The Basics – Passive Income and Passive Losses
Many real estate investors know of the vaunted “Real Estate Professional” status. This status is determined based upon number of hours spent participating in the real estate trade and it unlocks a number of possible tax benefits for the real estate investor.
For those investors that do not work full time in real estate, the concept of passive income and passive losses becomes important. Created by the Tax Reform Act of 1986, passive income is defined as income produced by a trade or business activity in which the taxpayer does not “materially participate.”
An investor materially participates in an activity by being involved in the operation of the activity on a regular, continuous, and substantial basis, meeting certain minimum criteria (majority of time spent in real estate trade, 750+ hours spent on the real estate and rentals). In general, for investors that do not consider their properties to be their primary activity, rental real estate business is considered passive.
PIG/PAL Investing for Tax-Advantaged Income
While the Tax Reform Act of 1986 created these categories, it also limited the use and value of passive losses. For many taxpayers, the Act mandated that passive losses could be used only to shelter passive income – this excludes portfolio income and earned income (think stock dividends and paychecks).
This means that investors that have passive losses are leaving valuable tax-deductions on the table every tax season. For those taxpayers, passive losses may go unused and are carried forward year to year.
To take advantage of these losses, taxpayers with eligible passive activity losses (PALs) may be able to pair those losses with a passive income generating (PIG) investment. Referred to as “PIG/PAL” investing, this strategy allows an investor’s passive income to be offset by passive losses on a dollar-for-dollar basis. The passive losses shelter the passive income from taxation to produce tax-advantaged income. There is no limitation on the amount of passive income and passive losses that can be offset annually.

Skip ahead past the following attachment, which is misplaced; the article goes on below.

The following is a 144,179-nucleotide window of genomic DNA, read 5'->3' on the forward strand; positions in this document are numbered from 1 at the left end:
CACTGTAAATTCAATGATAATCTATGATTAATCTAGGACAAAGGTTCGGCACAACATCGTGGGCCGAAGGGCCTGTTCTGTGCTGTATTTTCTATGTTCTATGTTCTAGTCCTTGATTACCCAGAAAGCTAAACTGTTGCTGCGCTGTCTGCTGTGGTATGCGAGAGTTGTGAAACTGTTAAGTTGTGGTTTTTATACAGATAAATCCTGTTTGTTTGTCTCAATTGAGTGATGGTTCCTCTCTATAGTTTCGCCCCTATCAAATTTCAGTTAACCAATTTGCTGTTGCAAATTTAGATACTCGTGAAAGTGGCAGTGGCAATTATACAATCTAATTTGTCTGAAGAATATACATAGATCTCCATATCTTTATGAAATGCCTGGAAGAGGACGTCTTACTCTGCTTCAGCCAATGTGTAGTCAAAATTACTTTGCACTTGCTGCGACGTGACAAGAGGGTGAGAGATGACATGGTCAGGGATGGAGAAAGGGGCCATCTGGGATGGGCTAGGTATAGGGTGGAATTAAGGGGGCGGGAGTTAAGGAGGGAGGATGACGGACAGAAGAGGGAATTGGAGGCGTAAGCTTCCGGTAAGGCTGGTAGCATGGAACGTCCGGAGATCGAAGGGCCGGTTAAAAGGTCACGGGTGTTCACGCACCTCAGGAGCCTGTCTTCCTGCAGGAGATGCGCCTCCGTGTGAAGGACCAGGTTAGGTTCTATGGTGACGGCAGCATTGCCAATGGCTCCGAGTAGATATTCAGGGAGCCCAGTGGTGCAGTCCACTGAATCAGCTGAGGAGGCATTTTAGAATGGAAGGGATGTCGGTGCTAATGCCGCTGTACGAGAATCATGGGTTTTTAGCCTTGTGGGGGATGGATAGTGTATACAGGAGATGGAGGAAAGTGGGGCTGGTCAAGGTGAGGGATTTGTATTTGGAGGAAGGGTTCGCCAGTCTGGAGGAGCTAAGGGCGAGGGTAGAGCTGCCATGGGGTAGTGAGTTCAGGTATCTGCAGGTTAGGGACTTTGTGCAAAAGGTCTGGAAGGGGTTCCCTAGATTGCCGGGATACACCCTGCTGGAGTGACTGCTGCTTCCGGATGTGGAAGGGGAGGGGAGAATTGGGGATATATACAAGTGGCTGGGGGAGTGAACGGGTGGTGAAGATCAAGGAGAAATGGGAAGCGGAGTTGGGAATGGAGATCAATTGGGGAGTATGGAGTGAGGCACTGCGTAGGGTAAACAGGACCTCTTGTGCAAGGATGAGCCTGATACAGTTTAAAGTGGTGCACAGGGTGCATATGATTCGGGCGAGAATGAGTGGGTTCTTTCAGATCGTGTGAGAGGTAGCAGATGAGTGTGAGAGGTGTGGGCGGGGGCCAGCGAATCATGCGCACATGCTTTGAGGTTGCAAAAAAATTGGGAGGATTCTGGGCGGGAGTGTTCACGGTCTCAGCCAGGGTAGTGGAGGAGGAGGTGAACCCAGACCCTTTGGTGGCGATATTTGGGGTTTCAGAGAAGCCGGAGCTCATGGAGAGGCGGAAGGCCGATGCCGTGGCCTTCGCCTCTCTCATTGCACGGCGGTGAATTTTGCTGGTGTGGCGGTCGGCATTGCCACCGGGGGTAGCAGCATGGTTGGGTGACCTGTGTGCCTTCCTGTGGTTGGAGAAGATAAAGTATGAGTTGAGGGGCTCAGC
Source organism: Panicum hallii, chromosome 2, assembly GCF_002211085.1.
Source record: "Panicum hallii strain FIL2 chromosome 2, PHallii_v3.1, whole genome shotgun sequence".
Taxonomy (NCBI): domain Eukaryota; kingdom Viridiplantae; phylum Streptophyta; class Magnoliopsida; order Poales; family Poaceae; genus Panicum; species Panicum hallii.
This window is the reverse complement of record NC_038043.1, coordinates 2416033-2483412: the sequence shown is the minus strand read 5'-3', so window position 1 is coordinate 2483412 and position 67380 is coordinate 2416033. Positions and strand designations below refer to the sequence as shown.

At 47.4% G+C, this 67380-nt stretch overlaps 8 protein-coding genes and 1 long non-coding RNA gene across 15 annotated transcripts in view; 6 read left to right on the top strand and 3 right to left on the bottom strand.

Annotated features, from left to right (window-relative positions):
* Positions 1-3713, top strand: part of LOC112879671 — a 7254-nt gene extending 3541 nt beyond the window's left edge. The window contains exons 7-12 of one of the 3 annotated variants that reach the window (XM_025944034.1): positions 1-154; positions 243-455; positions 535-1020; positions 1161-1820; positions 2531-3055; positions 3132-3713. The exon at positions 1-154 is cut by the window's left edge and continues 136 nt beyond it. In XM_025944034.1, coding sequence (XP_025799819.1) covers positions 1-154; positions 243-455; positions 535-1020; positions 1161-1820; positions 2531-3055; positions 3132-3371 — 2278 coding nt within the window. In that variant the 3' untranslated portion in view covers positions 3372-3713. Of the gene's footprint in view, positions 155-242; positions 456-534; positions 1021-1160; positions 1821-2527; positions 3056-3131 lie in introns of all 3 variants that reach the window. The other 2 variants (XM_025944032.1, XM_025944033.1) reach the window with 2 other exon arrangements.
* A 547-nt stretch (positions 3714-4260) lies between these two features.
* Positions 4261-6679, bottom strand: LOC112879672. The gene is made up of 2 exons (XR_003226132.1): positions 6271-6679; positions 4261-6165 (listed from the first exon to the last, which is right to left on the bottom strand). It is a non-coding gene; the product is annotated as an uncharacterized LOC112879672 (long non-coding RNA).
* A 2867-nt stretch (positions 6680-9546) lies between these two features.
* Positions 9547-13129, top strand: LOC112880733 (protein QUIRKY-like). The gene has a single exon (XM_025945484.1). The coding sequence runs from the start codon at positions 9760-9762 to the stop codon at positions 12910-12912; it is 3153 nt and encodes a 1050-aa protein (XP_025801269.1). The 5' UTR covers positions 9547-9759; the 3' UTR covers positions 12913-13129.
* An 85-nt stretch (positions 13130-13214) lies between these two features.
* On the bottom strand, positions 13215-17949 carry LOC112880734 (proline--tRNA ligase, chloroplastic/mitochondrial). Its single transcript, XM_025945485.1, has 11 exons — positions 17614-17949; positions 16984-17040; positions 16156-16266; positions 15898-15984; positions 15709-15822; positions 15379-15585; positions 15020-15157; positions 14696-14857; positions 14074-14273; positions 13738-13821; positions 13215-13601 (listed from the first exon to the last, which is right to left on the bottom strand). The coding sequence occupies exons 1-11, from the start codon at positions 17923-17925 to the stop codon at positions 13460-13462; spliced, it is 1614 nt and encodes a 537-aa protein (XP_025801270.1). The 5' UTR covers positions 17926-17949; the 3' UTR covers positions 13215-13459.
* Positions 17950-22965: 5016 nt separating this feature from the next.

Two Approaches to Generating Passive Income Potential*
1. Real Estate Funds
The first option involves a real estate fund structured as a limited partnership or LLC. Unlike REITs, which generate dividends that do not qualify, LLC and LP real estate funds generate distributions that do qualify as passive income.
2. Direct Property Purchases
The second option involves the direct purchase of commercial or rental real estate. Rental income from direct property ownership is passive. Properties can be owned entirely as sole-owner, or they can be owned partially through one or more tenant-in-common (TIC) or Delaware Statutory Trust (DST) structures. Either way, the rental income generated may become tax-advantaged when off-set by the investor’s passive losses.
Tax Form 8582
Form 8582 is the tax form used to reflect carry-forward passive activity losses. Your tax preparer, CPA, or tax advisor can help you locate this part of your tax return.
If you or your clients are looking for access to PIG investments, or have a need for 1031, Opportunity Zone, or other tax-advantaged real estate strategies, please reach out to our team, or register to peruse our DST property listings.
* Potential cash flows/returns/appreciation are not guaranteed and could be lower than anticipated. Examples are for illustration purpose only – individual circumstances may vary
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